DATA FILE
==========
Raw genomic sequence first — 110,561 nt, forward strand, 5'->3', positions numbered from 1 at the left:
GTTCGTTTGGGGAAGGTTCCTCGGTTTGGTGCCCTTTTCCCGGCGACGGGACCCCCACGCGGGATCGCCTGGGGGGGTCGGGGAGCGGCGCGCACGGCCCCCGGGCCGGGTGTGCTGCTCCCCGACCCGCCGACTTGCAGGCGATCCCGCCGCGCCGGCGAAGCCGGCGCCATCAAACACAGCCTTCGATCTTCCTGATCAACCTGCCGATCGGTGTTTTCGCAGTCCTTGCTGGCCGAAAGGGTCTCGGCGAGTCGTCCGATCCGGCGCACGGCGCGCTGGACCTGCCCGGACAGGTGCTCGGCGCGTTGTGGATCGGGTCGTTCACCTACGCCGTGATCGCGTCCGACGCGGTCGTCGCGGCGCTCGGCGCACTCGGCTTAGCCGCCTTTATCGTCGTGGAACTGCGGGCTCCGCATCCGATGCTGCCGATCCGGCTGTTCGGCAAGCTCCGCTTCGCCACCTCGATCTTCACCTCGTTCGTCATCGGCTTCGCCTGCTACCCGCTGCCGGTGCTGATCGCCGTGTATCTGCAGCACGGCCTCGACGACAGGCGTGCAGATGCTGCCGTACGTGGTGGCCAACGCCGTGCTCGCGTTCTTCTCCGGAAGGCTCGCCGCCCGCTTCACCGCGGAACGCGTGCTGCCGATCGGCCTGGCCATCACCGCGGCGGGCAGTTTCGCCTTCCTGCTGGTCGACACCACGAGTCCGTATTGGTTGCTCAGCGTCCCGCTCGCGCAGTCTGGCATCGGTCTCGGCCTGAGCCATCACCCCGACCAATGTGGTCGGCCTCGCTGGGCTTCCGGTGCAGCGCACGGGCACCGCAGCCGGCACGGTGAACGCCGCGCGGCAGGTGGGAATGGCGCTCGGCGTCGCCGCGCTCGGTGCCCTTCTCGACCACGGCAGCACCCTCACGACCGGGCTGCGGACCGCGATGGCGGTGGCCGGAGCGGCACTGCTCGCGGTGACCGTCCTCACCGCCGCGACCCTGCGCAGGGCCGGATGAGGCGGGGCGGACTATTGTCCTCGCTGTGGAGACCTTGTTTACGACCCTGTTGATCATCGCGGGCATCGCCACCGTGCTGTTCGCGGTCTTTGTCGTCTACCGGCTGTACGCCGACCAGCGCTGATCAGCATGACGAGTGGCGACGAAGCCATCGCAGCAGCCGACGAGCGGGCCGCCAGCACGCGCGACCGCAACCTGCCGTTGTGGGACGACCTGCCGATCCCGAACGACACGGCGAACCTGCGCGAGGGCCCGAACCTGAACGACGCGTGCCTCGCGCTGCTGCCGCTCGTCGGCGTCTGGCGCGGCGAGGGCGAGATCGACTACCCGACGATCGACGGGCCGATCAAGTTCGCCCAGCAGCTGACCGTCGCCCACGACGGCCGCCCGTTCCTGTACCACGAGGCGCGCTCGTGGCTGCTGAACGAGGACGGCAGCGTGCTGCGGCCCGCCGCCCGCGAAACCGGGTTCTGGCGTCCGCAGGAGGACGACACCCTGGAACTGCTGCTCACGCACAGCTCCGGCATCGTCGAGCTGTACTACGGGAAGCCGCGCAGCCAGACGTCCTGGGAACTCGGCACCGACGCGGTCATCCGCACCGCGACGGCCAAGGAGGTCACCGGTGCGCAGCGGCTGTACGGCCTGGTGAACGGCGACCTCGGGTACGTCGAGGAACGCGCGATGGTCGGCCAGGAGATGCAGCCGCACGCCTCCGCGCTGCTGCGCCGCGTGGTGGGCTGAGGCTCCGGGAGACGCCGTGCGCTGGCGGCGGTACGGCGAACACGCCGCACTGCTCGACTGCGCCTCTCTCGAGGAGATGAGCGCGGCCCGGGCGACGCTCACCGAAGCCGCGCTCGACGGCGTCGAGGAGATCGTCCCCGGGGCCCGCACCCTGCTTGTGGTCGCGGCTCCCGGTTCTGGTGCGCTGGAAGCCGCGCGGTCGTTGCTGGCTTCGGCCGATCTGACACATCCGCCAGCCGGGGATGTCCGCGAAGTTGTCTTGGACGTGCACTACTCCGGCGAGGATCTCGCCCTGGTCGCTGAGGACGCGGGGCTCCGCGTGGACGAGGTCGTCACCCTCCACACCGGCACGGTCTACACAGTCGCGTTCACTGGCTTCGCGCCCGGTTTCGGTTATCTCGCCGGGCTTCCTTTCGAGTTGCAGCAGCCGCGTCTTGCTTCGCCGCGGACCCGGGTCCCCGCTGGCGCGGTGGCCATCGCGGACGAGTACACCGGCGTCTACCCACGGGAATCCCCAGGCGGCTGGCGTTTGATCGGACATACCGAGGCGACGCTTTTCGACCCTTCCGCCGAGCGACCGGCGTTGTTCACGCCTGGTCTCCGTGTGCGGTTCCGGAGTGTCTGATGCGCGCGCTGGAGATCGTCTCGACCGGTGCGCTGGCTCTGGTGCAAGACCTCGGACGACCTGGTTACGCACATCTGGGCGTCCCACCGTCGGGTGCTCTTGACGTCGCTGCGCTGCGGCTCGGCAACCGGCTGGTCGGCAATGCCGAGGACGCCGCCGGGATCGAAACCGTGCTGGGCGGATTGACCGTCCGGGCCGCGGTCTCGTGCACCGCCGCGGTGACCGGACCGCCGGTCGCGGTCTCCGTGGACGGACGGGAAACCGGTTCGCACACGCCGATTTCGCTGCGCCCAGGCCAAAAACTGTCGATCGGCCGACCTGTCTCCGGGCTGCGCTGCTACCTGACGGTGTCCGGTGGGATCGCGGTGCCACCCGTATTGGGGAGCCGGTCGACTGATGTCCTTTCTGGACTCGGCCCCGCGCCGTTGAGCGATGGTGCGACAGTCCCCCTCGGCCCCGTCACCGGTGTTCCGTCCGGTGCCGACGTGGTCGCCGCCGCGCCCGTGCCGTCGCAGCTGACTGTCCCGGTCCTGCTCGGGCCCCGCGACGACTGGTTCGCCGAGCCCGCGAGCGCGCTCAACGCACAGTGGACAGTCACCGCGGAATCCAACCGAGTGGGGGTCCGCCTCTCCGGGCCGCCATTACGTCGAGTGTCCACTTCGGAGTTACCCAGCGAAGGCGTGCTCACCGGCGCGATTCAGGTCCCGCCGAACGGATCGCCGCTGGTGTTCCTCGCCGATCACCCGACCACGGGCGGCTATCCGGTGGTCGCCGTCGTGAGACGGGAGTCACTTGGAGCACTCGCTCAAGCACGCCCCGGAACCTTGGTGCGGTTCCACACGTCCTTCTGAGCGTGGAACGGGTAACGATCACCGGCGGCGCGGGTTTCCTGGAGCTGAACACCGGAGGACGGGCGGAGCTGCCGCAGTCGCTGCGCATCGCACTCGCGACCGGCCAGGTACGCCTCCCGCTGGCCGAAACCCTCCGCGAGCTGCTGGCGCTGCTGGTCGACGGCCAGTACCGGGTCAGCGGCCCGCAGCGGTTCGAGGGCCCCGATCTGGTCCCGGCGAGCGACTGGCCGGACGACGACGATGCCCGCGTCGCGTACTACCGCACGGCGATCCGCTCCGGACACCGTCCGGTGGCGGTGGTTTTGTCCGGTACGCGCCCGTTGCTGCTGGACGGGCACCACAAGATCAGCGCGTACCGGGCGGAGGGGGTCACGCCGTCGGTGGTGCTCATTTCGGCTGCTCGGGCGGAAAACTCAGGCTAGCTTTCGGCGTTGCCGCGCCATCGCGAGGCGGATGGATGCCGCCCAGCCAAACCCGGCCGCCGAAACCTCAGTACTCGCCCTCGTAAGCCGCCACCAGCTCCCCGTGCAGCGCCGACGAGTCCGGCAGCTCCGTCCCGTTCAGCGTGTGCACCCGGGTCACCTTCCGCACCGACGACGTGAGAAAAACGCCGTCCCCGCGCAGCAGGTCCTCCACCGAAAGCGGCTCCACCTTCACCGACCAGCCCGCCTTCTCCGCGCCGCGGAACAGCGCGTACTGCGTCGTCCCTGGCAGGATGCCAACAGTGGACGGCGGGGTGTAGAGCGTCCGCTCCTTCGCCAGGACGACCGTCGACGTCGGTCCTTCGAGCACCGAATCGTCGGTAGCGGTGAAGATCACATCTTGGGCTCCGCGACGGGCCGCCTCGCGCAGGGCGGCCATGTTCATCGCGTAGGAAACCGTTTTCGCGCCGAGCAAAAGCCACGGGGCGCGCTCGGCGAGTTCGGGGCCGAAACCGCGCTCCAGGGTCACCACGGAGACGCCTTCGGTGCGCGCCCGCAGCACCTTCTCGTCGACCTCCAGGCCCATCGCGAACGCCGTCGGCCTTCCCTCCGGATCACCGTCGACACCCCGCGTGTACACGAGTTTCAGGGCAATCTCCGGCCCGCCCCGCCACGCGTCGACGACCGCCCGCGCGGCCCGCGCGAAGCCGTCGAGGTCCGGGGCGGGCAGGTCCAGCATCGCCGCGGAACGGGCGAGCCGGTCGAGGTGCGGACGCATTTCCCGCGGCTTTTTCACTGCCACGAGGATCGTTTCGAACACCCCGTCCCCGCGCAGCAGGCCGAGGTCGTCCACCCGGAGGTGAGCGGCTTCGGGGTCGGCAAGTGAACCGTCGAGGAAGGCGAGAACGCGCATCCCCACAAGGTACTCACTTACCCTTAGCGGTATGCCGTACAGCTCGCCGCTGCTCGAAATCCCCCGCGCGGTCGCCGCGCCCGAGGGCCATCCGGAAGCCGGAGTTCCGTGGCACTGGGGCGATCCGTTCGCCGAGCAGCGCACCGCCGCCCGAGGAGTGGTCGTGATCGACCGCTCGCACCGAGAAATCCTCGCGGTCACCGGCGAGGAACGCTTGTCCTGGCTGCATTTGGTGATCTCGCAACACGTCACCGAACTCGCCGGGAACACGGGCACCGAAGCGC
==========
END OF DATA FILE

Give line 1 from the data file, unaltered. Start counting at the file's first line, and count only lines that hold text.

Raw genomic sequence first — 110,561 nt, forward strand, 5'->3', positions numbered from 1 at the left: